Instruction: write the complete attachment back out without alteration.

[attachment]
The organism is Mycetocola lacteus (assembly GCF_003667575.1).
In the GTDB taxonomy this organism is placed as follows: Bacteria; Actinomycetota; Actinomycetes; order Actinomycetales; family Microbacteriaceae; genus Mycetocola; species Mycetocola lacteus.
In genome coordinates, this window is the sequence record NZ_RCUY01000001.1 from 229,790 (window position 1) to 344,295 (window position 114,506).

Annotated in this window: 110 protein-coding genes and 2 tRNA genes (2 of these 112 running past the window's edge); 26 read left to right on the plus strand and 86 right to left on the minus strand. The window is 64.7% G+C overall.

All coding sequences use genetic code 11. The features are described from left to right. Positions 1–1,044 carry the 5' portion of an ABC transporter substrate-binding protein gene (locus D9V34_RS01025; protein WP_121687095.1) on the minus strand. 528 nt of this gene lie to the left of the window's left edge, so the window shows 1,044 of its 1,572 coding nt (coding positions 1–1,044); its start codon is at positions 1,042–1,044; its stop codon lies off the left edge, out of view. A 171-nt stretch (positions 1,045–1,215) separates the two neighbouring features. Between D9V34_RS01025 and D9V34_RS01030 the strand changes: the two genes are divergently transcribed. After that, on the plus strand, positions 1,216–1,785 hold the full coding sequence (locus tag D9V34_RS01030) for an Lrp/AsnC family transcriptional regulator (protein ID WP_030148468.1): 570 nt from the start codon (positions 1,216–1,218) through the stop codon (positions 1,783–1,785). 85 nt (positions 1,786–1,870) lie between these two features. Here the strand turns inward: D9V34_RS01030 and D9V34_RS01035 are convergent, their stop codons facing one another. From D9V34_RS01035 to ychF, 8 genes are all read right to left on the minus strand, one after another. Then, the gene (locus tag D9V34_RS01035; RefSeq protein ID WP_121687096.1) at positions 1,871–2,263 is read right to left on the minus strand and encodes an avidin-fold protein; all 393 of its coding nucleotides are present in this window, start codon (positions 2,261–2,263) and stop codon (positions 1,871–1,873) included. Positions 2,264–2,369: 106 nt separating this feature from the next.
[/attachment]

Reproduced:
The organism is Mycetocola lacteus (assembly GCF_003667575.1).
In the GTDB taxonomy this organism is placed as follows: Bacteria; Actinomycetota; Actinomycetes; order Actinomycetales; family Microbacteriaceae; genus Mycetocola; species Mycetocola lacteus.
In genome coordinates, this window is the sequence record NZ_RCUY01000001.1 from 229,790 (window position 1) to 344,295 (window position 114,506).

Annotated in this window: 110 protein-coding genes and 2 tRNA genes (2 of these 112 running past the window's edge); 26 read left to right on the plus strand and 86 right to left on the minus strand. The window is 64.7% G+C overall.

All coding sequences use genetic code 11. The features are described from left to right. Positions 1–1,044 carry the 5' portion of an ABC transporter substrate-binding protein gene (locus D9V34_RS01025; protein WP_121687095.1) on the minus strand. 528 nt of this gene lie to the left of the window's left edge, so the window shows 1,044 of its 1,572 coding nt (coding positions 1–1,044); its start codon is at positions 1,042–1,044; its stop codon lies off the left edge, out of view. A 171-nt stretch (positions 1,045–1,215) separates the two neighbouring features. Between D9V34_RS01025 and D9V34_RS01030 the strand changes: the two genes are divergently transcribed. After that, on the plus strand, positions 1,216–1,785 hold the full coding sequence (locus tag D9V34_RS01030) for an Lrp/AsnC family transcriptional regulator (protein ID WP_030148468.1): 570 nt from the start codon (positions 1,216–1,218) through the stop codon (positions 1,783–1,785). 85 nt (positions 1,786–1,870) lie between these two features. Here the strand turns inward: D9V34_RS01030 and D9V34_RS01035 are convergent, their stop codons facing one another. From D9V34_RS01035 to ychF, 8 genes are all read right to left on the minus strand, one after another. Then, the gene (locus tag D9V34_RS01035; RefSeq protein ID WP_121687096.1) at positions 1,871–2,263 is read right to left on the minus strand and encodes an avidin-fold protein; all 393 of its coding nucleotides are present in this window, start codon (positions 2,261–2,263) and stop codon (positions 1,871–1,873) included. Positions 2,264–2,369: 106 nt separating this feature from the next.